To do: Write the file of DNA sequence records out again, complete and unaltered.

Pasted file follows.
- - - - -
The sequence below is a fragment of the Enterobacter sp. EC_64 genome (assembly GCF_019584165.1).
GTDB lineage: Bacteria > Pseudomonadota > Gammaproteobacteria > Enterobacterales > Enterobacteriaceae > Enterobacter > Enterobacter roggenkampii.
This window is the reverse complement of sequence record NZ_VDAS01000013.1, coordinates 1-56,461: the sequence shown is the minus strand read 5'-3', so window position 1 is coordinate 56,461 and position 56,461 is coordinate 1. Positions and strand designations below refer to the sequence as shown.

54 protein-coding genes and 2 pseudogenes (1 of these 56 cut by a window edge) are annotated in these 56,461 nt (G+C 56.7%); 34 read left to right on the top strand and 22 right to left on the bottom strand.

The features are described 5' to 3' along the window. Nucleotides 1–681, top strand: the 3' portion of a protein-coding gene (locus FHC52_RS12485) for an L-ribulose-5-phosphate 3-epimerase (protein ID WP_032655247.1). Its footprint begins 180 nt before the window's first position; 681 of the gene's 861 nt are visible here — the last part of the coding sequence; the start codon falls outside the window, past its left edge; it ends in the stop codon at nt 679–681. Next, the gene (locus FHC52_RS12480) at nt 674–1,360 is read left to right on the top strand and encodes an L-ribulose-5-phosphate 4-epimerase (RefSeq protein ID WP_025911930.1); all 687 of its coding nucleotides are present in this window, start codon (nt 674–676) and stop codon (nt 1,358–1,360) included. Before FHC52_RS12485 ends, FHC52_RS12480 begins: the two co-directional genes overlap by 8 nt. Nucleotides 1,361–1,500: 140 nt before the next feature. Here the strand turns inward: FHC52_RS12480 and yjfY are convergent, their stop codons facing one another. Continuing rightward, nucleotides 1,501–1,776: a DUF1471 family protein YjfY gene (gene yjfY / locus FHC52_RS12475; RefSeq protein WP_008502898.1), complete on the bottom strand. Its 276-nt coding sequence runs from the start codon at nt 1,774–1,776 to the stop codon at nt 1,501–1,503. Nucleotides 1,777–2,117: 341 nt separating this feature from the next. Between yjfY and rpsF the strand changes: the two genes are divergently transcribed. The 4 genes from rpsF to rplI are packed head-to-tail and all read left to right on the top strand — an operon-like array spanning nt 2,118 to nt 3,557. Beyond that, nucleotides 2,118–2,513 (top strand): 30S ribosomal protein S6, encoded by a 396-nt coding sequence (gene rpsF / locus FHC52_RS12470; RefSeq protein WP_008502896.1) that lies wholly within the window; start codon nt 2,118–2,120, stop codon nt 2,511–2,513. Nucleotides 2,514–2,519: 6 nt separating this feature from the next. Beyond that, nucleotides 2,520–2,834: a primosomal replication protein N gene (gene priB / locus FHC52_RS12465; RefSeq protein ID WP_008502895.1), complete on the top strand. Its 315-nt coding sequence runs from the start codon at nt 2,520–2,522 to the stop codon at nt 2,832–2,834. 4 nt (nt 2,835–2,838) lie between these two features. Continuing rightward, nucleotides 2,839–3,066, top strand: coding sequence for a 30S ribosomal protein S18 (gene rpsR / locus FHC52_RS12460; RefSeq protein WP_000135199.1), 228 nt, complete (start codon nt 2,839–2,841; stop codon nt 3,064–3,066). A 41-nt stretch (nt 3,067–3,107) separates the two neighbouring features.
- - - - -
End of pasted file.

The sequence below is a fragment of the Enterobacter sp. EC_64 genome (assembly GCF_019584165.1).
GTDB lineage: Bacteria > Pseudomonadota > Gammaproteobacteria > Enterobacterales > Enterobacteriaceae > Enterobacter > Enterobacter roggenkampii.
This window is the reverse complement of sequence record NZ_VDAS01000013.1, coordinates 1-56,461: the sequence shown is the minus strand read 5'-3', so window position 1 is coordinate 56,461 and position 56,461 is coordinate 1. Positions and strand designations below refer to the sequence as shown.

54 protein-coding genes and 2 pseudogenes (1 of these 56 cut by a window edge) are annotated in these 56,461 nt (G+C 56.7%); 34 read left to right on the top strand and 22 right to left on the bottom strand.

The features are described 5' to 3' along the window. Nucleotides 1–681, top strand: the 3' portion of a protein-coding gene (locus FHC52_RS12485) for an L-ribulose-5-phosphate 3-epimerase (protein ID WP_032655247.1). Its footprint begins 180 nt before the window's first position; 681 of the gene's 861 nt are visible here — the last part of the coding sequence; the start codon falls outside the window, past its left edge; it ends in the stop codon at nt 679–681. Next, the gene (locus FHC52_RS12480) at nt 674–1,360 is read left to right on the top strand and encodes an L-ribulose-5-phosphate 4-epimerase (RefSeq protein ID WP_025911930.1); all 687 of its coding nucleotides are present in this window, start codon (nt 674–676) and stop codon (nt 1,358–1,360) included. Before FHC52_RS12485 ends, FHC52_RS12480 begins: the two co-directional genes overlap by 8 nt. Nucleotides 1,361–1,500: 140 nt before the next feature. Here the strand turns inward: FHC52_RS12480 and yjfY are convergent, their stop codons facing one another. Continuing rightward, nucleotides 1,501–1,776: a DUF1471 family protein YjfY gene (gene yjfY / locus FHC52_RS12475; RefSeq protein WP_008502898.1), complete on the bottom strand. Its 276-nt coding sequence runs from the start codon at nt 1,774–1,776 to the stop codon at nt 1,501–1,503. Nucleotides 1,777–2,117: 341 nt separating this feature from the next. Between yjfY and rpsF the strand changes: the two genes are divergently transcribed. The 4 genes from rpsF to rplI are packed head-to-tail and all read left to right on the top strand — an operon-like array spanning nt 2,118 to nt 3,557. Beyond that, nucleotides 2,118–2,513 (top strand): 30S ribosomal protein S6, encoded by a 396-nt coding sequence (gene rpsF / locus FHC52_RS12470; RefSeq protein WP_008502896.1) that lies wholly within the window; start codon nt 2,118–2,120, stop codon nt 2,511–2,513. Nucleotides 2,514–2,519: 6 nt separating this feature from the next. Beyond that, nucleotides 2,520–2,834: a primosomal replication protein N gene (gene priB / locus FHC52_RS12465; RefSeq protein ID WP_008502895.1), complete on the top strand. Its 315-nt coding sequence runs from the start codon at nt 2,520–2,522 to the stop codon at nt 2,832–2,834. 4 nt (nt 2,835–2,838) lie between these two features. Continuing rightward, nucleotides 2,839–3,066, top strand: coding sequence for a 30S ribosomal protein S18 (gene rpsR / locus FHC52_RS12460; RefSeq protein WP_000135199.1), 228 nt, complete (start codon nt 2,839–2,841; stop codon nt 3,064–3,066). A 41-nt stretch (nt 3,067–3,107) separates the two neighbouring features.